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|Title:||The role of the inflow momentum thickness in subsonic cylindrical cavity noise generation|
|Citation:||Proceedings of the 14th International Congress on Sound and Vibration, Cairns, Australia, 9-12 July 2007, pp. 1-8|
|Abstract:||At typical landing speeds, the cylindrical cavity flow that develops past an aircraft fuel vent displays tonal convective streamwise instabilities. The higher frequency range of the noise radiated by such a cavity compared to flap noise is perceived by a ground observer as louder with respect to what its amplitude in decibel would suggest, due to the dB(A) weighting. A threedimensional time-dependent numerical model of a cylindrical cavity flow is obtained using an in-house three-dimensional compressible laminar solver. This simulation predicts the flow instability and gives a preliminary understanding of the influence of the inflow momentum thickness (µ) on the flow unsteadiness. Time-dependent cavity flow models are obtained at two different Reynolds numbers (Reµ) based on the inflow momentum thickness, Reµ = 8850 and Reµ = 10750, for two diameter to depth ratios (L/D), 0.71 and 2.5. The near-field sound pressure level (SPL), the pressure coefficient Cp, and the shear layer spanning the cavity are analyzed. The numerical experiments suggest that the deep cavity is characterized by a selfsustained instability and that the shallow cavity is characterized by a steady flow recirculation. The near-field SPL was compared with past Euler predictions to study the influence of the shear layer growth on the radiating pressure field. In the laminar predictions, it was found that the amplitude of the outgoing pressure waves is lower, due to a weaker interaction of the open cavity shear-layer with the downstream solid edge.|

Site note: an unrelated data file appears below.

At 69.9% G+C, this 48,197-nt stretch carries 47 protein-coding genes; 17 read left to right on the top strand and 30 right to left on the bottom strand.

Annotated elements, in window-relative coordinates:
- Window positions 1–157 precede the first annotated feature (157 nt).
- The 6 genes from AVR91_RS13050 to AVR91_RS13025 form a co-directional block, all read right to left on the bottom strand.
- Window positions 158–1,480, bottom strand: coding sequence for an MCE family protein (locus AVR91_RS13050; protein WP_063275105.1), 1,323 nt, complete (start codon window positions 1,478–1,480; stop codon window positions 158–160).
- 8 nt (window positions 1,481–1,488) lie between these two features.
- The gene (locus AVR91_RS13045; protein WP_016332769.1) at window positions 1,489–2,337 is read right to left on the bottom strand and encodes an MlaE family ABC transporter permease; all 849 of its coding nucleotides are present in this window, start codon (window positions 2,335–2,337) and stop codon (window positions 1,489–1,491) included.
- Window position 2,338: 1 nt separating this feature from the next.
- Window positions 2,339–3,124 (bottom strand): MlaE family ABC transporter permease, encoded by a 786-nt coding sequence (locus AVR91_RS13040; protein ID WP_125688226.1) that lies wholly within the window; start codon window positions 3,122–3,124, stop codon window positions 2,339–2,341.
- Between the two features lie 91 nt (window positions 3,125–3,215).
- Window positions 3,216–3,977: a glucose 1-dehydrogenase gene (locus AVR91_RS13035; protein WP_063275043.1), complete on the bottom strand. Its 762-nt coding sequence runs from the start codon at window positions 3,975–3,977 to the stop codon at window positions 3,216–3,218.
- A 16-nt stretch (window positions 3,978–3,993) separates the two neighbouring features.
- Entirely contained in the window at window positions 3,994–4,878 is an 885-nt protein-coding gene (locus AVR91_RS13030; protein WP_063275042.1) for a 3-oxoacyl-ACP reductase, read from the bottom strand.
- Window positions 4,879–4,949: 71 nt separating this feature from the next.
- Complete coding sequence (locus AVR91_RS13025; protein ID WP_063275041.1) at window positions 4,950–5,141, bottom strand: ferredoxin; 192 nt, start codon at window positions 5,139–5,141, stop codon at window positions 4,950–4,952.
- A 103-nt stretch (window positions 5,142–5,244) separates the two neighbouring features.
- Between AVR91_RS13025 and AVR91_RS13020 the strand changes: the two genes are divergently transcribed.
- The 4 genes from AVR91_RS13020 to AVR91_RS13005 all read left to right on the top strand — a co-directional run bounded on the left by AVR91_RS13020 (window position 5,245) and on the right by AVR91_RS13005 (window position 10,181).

|Description:||This paper was published as Proceedings of the 14th International Congress on Sound and Vibration, Cairns, Australia, 9-12 July 2007, pp. 1-8.|
The Fourteenth International Congress on Sound and Vibration (ICSV14) was sponsored by the International Institute of Acoustics and Vibration (IIAV) and the Australian Acoustical Society (AAS).
|Appears in Collections:||Conference Papers & Presentations, Dept. of Engineering|
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